I’m getting through the yuck as quickly as I can, but that means taking frequent breaks to live my own far more peaceful life. Part of me wants to just blitz through the slimy taint, and then take a dozen or so long hot showers…but I live with people who need me not to disappear too far into his sliminess…

I write this character, give him his voice, and make the record of his transgressions against others because I want to bring him into the light of day and out of the hidden places, where he plies his pain like a bladed weapon. I want to name him, show him, point out that he might have made other, better choices, but he chose this path, instead – a smaller, meaner, lonelier path that leaves wreckage in its wake…

That’s a paradigm that too often goes unchallenged as people tiptoe around those who hurt others because they’ve been hurt, and are still hurting, and don’t see that the hurt will never truly go away until they face and heal it. I write him, as he is, to learn him, understand him, maybe take away a portion of his power by seeing him as he is…and to shine a light, on real people who do similar things in hidden places..

Have you ever found yourself in a similar situation? Done something you might rather not, for reasons that were important to you? How did it go? Do you know anyone like Howard George? Do you have coping mechanisms for dealing with this type of person?

I’ll put on a soothing pot of tea – let’s talk it over!


I am myself. I own my life, and live with three other people who own theirs. My intention is to do only those things that bring me joy, and to give myself wholly to those things I do. Writing has been my passion throughout my life, and this will become the home for my writing life...because it brings me great joy!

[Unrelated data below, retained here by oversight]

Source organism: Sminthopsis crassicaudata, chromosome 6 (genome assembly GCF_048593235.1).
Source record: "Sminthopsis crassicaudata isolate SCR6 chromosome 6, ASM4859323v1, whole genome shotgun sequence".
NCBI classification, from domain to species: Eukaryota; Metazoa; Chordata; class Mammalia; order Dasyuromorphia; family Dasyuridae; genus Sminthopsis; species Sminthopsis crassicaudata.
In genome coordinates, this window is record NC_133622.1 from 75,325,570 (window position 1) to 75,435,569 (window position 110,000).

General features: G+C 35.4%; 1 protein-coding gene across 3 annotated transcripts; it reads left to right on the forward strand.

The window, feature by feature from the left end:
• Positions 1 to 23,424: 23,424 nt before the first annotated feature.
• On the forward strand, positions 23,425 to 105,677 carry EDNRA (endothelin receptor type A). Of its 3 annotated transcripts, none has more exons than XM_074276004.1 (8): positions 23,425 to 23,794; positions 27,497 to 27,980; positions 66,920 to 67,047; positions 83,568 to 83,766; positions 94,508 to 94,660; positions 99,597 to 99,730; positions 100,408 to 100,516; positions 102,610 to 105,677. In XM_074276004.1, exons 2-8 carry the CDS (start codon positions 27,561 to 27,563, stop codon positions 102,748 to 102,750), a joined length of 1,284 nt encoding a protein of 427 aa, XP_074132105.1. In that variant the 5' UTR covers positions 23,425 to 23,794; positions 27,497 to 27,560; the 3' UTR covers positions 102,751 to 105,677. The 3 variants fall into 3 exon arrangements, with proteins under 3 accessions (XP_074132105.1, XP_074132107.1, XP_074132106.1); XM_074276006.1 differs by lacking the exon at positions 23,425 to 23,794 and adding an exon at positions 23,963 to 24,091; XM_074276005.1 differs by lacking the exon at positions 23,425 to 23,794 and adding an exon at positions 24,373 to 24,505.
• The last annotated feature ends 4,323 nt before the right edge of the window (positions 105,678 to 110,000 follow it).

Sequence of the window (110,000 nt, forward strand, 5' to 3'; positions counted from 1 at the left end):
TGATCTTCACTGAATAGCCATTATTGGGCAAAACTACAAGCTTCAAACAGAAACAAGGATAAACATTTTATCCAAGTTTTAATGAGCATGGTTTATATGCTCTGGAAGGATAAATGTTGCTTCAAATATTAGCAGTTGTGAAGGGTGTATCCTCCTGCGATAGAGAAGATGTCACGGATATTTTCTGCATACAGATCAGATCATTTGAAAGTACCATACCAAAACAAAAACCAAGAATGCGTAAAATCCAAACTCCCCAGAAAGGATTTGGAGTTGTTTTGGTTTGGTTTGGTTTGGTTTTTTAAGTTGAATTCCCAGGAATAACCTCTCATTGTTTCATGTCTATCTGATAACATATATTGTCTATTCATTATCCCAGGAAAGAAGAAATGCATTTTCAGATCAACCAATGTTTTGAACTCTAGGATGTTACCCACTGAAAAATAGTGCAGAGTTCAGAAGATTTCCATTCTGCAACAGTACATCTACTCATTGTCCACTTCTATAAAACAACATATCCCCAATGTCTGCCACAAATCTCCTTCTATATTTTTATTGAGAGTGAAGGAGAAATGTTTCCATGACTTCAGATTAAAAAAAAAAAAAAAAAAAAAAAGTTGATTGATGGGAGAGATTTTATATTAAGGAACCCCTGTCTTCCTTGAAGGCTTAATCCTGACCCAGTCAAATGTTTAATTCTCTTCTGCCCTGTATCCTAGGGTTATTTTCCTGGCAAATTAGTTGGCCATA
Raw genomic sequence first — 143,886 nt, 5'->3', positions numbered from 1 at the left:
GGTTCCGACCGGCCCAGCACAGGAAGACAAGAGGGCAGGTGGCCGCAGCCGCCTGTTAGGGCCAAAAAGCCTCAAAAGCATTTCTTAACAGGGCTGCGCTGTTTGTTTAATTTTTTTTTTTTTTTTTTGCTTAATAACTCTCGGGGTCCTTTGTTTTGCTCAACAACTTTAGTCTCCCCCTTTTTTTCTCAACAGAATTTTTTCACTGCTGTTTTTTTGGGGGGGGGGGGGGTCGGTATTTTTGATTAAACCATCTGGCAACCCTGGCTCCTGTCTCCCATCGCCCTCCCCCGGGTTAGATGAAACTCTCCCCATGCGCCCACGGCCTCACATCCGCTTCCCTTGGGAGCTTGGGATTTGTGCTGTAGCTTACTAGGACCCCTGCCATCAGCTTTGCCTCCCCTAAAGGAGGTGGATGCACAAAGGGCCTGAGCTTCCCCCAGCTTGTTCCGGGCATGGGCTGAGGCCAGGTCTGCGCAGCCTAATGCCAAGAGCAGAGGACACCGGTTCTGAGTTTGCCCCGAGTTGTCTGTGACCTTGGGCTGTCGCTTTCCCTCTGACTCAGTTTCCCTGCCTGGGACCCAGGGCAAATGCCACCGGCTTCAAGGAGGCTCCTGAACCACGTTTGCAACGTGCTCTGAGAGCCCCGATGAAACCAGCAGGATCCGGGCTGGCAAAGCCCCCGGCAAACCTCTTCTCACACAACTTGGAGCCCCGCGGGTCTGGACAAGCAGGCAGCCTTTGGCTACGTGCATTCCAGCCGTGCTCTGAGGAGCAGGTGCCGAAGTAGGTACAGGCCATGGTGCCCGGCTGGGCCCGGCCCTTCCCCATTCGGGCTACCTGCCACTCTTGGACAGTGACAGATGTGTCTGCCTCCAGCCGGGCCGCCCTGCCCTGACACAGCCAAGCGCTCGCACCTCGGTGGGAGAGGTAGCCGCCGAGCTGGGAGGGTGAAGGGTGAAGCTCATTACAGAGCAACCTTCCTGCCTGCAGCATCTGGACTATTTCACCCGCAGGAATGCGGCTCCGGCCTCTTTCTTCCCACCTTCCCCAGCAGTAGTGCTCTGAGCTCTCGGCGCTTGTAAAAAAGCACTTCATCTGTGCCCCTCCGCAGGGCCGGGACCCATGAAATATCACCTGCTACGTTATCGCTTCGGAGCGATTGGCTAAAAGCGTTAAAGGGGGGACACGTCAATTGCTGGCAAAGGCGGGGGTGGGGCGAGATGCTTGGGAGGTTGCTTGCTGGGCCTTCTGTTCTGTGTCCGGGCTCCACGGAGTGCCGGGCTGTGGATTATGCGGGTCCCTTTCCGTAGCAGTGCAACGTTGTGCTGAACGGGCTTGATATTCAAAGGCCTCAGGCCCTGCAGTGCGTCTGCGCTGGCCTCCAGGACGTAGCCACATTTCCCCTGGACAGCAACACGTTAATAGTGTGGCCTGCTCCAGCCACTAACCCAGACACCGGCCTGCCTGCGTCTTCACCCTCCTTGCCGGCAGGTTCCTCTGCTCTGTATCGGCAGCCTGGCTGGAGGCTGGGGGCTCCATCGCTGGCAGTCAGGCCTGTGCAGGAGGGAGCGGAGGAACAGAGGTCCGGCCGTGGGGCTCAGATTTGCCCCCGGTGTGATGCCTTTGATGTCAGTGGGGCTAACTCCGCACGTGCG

4 thoughts on “Why AM I Writing a Character I Don’t Like?: Coffee and Conversation

  1. I agree. Part of our “job” is to shine a light where it’s needed. That’s why, even though I hated reading Tom Perotta’s “Little Children,” I respected him for creating a deceptively sympathetic monster as a main character…it forces the readers to grapple with the realities and confront our own reactions. Good post.

    1. I knew all along, from the time the story cropped up in my mind, that I would have to write it…I didn’t anticipate Howard being so dysfunctional, though. It turns out that he’s capable of worse, by far, than I thought he was.

      I am happy to have gotten through the scene that most triggered me. There’s more to come, but that one – that was blacker than I’d ever imagined…

      I’ve never subscribed to the idea of just calling someone a ‘monster’ and dismissing their violations of others’ rights. That’s too easy, and doesn’t address whatever lies beneath those actions – because SOMETHING always does…

      And we can’t fix it if we don’t understand what happened to create a person who could and would choose to take these actions against others….

  2. I had to write a very unpleasant character in Fire Wizard, but he was necessary to the plot. He was actually the antagonist. I hope this doesn’t make me sound weird, but I LIKE writing those awful characters. I don’t know why, but maybe it’s because it feels like I’m stretching myself a little as a writer. Since I’m a very kind, non-violent kind of person, it seems odd that I like to write dark sometimes. Maybe I do it because I CAN, and it feels good to be able to do something that’s a little scary. I don’t know. Maybe I AM just weird.

    1. Howard touches on things that are just a little too personal to me and my family history for me to enjoy him the way I have other unpleasant characters. He takes things to levels I jut can’t be comfortable with…

      I may or may not have been heard to say, yesterday, “It’s a strange world inside my head.”…

      Maybe that’s part of why we do what we do?